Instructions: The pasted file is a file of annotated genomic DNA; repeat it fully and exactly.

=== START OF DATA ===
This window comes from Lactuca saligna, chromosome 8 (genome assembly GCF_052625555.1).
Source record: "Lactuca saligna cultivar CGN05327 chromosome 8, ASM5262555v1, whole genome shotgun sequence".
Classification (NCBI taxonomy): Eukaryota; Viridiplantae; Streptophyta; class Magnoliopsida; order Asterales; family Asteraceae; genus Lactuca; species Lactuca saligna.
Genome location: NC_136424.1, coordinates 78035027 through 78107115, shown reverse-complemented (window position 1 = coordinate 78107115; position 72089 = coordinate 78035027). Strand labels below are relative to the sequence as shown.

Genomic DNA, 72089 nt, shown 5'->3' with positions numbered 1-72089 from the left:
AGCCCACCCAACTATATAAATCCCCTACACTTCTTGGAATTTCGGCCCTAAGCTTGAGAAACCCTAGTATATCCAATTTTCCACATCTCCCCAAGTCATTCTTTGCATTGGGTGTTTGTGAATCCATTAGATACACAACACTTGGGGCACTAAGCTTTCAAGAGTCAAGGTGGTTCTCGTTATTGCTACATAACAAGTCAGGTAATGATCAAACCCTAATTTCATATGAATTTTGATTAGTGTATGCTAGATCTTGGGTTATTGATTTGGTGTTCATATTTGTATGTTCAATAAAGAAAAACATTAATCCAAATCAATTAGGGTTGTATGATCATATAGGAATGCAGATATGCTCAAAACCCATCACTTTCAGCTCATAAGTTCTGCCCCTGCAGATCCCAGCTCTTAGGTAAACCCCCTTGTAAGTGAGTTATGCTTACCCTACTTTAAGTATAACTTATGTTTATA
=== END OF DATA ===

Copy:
This window comes from Lactuca saligna, chromosome 8 (genome assembly GCF_052625555.1).
Source record: "Lactuca saligna cultivar CGN05327 chromosome 8, ASM5262555v1, whole genome shotgun sequence".
Classification (NCBI taxonomy): Eukaryota; Viridiplantae; Streptophyta; class Magnoliopsida; order Asterales; family Asteraceae; genus Lactuca; species Lactuca saligna.
Genome location: NC_136424.1, coordinates 78035027 through 78107115, shown reverse-complemented (window position 1 = coordinate 78107115; position 72089 = coordinate 78035027). Strand labels below are relative to the sequence as shown.

Genomic DNA, 72089 nt, shown 5'->3' with positions numbered 1-72089 from the left:
AGCCCACCCAACTATATAAATCCCCTACACTTCTTGGAATTTCGGCCCTAAGCTTGAGAAACCCTAGTATATCCAATTTTCCACATCTCCCCAAGTCATTCTTTGCATTGGGTGTTTGTGAATCCATTAGATACACAACACTTGGGGCACTAAGCTTTCAAGAGTCAAGGTGGTTCTCGTTATTGCTACATAACAAGTCAGGTAATGATCAAACCCTAATTTCATATGAATTTTGATTAGTGTATGCTAGATCTTGGGTTATTGATTTGGTGTTCATATTTGTATGTTCAATAAAGAAAAACATTAATCCAAATCAATTAGGGTTGTATGATCATATAGGAATGCAGATATGCTCAAAACCCATCACTTTCAGCTCATAAGTTCTGCCCCTGCAGATCCCAGCTCTTAGGTAAACCCCCTTGTAAGTGAGTTATGCTTACCCTACTTTAAGTATAACTTATGTTTATA